Enhancing Awareness and Participation of Black Breast Cancer Patients in Clinical Trials

Press Release

In Partnership With:

Partner | Cancer Centers | <b>RWJBarnabas Health and Rutgers Cancer Institute of New Jersey</b>

Coral Omene, MD, PhD, medical oncologist in the Stacy Goldstein Breast Cancer Center at Rutgers Cancer Institute of New Jersey, the state’s only National Cancer Institute-designated Comprehensive Cancer Center together with RWJBarnabas Health, has been awarded a $50,000 grant from the V Foundation for Cancer Research in partnership with ESPN to increase clinical trial awareness and enrollment of Black women with breast cancer.

Coral Omene, MD, PhD, medical oncologist in the Stacy Goldstein Breast Cancer Center at Rutgers Cancer Institute of New Jersey, the state’s only National Cancer Institute (NCI)-designated Comprehensive Cancer Center together with RWJBarnabas Health, has been awarded a $50,000 grant from the V Foundation for Cancer Research in partnership with ESPN to increase clinical trial awareness and enrollment of Black women with breast cancer.

According to the American Cancer Society, breast cancer is the most commonly diagnosed cancer among Black women, with an estimated 36,260 new cases expected to be diagnosed in 2022. While there has been an overall decline in breast cancer deaths over the last 30 years, there is a persistent and significant mortality gap between Black women and White women. These differences are multifactorial but are in part a result of underrepresentation of Black patients in clinical trials, which provide the highest level of evidence in evaluating the safety and efficacy of new cancer treatments.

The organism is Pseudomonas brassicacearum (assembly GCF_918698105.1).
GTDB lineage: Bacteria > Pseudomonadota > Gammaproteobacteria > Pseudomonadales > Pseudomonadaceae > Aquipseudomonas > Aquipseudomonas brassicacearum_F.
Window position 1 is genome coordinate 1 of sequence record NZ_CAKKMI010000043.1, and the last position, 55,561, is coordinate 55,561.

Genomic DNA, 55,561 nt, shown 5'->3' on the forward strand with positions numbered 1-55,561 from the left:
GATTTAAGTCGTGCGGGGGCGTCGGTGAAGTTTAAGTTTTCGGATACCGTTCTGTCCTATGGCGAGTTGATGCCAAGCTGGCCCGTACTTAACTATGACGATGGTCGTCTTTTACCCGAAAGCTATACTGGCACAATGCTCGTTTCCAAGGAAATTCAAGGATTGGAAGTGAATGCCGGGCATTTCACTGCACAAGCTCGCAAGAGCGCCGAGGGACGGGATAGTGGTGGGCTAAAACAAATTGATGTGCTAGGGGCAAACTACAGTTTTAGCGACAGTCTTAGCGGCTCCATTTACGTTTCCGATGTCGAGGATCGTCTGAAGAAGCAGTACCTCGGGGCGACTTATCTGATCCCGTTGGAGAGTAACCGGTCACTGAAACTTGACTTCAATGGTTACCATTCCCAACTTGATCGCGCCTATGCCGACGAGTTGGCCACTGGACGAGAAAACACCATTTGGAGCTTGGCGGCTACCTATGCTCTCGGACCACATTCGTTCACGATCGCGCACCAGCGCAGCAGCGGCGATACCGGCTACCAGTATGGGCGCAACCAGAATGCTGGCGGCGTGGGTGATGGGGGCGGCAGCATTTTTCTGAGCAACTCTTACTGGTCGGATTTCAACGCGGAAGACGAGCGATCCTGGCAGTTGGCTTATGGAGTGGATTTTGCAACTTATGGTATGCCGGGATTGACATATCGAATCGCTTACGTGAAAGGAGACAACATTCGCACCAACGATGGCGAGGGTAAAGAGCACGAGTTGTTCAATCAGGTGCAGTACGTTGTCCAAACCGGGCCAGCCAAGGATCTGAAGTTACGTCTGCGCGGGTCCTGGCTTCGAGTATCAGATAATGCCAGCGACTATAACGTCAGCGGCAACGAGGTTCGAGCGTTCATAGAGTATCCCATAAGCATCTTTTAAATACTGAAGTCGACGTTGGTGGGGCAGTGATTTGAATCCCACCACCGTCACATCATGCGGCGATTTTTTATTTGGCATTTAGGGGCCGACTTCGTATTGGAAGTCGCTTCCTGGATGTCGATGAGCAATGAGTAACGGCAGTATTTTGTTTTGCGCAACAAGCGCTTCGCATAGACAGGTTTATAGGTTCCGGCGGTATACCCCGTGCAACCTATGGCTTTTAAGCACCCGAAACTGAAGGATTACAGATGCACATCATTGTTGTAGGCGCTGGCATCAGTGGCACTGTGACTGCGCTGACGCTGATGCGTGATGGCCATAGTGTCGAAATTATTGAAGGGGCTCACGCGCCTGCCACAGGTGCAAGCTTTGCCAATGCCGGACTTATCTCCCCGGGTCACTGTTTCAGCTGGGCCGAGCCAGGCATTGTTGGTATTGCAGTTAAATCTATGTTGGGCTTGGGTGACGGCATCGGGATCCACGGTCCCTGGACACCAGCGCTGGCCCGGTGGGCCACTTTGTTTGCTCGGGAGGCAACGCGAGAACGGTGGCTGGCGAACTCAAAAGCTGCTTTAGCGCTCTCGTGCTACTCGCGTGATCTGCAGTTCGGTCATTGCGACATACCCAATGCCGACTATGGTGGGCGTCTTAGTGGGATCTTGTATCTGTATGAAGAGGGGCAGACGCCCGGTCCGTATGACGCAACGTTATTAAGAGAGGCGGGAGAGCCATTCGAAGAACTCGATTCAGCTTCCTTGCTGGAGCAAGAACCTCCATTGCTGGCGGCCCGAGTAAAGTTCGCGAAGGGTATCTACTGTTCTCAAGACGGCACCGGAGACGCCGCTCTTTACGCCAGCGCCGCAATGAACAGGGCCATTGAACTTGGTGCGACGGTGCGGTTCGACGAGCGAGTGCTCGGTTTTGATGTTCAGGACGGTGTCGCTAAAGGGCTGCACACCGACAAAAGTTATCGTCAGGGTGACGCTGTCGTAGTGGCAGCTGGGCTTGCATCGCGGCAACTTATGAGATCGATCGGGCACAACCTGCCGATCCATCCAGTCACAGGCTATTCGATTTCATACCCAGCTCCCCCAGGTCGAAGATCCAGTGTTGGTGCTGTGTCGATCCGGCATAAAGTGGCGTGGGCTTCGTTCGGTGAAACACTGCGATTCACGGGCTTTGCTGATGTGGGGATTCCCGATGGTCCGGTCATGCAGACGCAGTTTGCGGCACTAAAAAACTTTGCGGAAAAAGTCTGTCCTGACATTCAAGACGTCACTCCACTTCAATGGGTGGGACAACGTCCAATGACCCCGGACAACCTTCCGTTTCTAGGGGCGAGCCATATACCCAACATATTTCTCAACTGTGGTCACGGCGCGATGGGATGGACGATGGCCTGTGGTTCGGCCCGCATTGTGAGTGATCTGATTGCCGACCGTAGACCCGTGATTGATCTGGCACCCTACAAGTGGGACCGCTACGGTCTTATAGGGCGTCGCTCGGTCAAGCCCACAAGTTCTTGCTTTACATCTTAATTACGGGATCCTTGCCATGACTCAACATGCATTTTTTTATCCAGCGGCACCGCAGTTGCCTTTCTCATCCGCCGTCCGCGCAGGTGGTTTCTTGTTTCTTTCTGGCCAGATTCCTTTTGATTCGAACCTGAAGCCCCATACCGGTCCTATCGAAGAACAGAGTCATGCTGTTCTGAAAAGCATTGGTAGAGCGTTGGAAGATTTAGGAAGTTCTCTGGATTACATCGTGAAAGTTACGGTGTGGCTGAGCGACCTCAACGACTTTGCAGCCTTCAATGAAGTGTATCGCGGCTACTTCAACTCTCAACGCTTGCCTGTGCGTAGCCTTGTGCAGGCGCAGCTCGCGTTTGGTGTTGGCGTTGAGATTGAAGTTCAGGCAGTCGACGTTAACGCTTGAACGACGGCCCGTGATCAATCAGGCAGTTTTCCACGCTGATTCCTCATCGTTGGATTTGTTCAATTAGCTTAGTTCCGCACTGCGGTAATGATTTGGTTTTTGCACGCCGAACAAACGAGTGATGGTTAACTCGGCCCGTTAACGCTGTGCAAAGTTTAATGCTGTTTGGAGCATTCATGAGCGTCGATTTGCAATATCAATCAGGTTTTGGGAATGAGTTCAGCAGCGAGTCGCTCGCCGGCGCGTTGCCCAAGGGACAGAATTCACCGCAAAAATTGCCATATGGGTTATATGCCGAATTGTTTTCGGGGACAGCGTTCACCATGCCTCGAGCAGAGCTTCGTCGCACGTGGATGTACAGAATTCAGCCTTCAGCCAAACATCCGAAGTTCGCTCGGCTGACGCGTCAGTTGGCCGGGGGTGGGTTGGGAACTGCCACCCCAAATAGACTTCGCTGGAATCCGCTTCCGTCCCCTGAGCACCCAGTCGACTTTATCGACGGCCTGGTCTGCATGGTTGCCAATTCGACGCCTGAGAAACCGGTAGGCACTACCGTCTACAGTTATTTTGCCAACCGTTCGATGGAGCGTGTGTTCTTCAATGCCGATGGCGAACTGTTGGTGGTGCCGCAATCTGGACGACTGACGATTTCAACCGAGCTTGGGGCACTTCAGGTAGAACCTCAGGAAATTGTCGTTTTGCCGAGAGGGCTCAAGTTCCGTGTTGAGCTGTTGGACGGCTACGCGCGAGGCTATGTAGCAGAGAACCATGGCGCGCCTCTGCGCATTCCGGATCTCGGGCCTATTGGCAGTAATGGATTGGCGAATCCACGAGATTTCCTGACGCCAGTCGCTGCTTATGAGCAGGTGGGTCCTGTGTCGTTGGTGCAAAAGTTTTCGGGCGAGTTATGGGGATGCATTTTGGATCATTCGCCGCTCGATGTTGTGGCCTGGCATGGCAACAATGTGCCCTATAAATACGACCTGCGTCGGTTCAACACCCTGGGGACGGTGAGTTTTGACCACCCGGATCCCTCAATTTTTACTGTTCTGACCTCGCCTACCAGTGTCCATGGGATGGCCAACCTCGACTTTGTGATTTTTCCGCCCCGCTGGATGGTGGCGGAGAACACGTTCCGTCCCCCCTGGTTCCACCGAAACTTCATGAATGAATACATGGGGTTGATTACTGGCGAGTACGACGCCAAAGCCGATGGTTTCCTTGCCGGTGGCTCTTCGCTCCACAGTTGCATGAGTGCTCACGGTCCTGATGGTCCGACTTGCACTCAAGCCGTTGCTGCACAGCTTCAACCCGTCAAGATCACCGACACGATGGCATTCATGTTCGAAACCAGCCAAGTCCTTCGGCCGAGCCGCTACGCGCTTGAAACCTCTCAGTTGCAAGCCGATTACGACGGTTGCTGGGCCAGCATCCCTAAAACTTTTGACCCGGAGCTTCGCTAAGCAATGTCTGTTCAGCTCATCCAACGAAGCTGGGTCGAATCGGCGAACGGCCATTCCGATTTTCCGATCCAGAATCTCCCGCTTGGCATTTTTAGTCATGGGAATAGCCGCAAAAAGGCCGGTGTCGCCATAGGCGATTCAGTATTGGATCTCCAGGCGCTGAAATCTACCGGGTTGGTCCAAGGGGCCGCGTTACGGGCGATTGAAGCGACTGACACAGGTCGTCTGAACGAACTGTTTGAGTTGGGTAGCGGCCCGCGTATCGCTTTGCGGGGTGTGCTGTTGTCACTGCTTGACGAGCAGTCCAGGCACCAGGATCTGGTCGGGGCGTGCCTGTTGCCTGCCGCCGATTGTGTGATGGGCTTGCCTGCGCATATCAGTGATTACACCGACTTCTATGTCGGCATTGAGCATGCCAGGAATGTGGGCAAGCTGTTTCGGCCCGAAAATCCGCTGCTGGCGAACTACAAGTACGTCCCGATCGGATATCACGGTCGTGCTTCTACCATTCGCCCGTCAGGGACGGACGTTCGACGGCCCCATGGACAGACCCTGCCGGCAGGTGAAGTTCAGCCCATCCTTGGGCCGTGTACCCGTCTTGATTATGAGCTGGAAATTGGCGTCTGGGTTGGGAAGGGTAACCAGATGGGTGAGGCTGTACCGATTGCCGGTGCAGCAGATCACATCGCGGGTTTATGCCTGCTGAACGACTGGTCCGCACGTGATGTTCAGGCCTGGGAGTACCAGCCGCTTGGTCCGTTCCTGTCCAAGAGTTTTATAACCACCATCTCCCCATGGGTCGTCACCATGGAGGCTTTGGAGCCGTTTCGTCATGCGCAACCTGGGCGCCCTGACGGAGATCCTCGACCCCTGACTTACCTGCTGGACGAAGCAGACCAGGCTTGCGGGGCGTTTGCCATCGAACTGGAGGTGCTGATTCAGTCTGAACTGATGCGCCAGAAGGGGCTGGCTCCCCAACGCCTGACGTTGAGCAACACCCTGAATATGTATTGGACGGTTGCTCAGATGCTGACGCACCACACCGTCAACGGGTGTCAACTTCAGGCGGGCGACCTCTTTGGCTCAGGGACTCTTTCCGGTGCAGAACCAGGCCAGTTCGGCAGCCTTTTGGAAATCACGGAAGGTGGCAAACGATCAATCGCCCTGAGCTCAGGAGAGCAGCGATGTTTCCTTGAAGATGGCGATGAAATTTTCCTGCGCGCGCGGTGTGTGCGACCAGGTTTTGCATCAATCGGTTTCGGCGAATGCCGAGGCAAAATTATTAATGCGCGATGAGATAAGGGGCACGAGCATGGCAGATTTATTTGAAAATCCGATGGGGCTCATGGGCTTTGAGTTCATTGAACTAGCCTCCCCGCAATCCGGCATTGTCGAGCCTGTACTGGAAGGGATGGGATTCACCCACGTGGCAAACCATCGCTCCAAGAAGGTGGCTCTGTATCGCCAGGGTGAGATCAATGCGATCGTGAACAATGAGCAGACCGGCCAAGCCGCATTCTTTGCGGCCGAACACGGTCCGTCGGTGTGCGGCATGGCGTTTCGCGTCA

“Clinical trials, which are a vital step in bringing new cancer therapies to patients, have strikingly low rates of Black female participants, which is a critical, unaddressed public health concern and an important target for intervention,” notes Dr. Omene, who is also a member of the Cancer Health Equity Center of Excellence at Rutgers Cancer Institute and an assistant professor of medicine at Rutgers Robert Wood Johnson Medical School. “Ensuring people from diverse backgrounds participate in clinical trials is key to advancing health equity, thus we are grateful to the V Foundation for Cancer Research for its support of this project.”

“Addressing disparities in cancer care, including access to and participation in clinical trials, has long been a priority for Rutgers Cancer Institute of New Jersey together with RWJBarnabas Health,” says Howard S. Hochster, MD, FACP, associate director for clinical research at Rutgers Cancer Institute and director of oncology research at RWJBarnabas Health. “We are gratified that the V-Foundation has recognized the critical work Dr. Omene has been doing in this area. This project has the potential for significant impact for Black women with breast cancer and will only serve to improve future clinical trials by providing better data across populations. We are sure through their grant support we will have better means of treating our minority patients more appropriately by understanding the specific needs and cancer biology.”

The efforts in this funded proposal to increase clinical trial participation among Black breast cancer patients will include tailored patient education; advocacy and outreach; patient navigation; and physician engagement and outreach. Importantly, notes Dr. Omene, this project will serve as a guide for increasing clinical trial participation among Black patients with other cancers that disproportionately affect this population, including colorectal, lung and prostate cancers.

The project period runs through June 2023.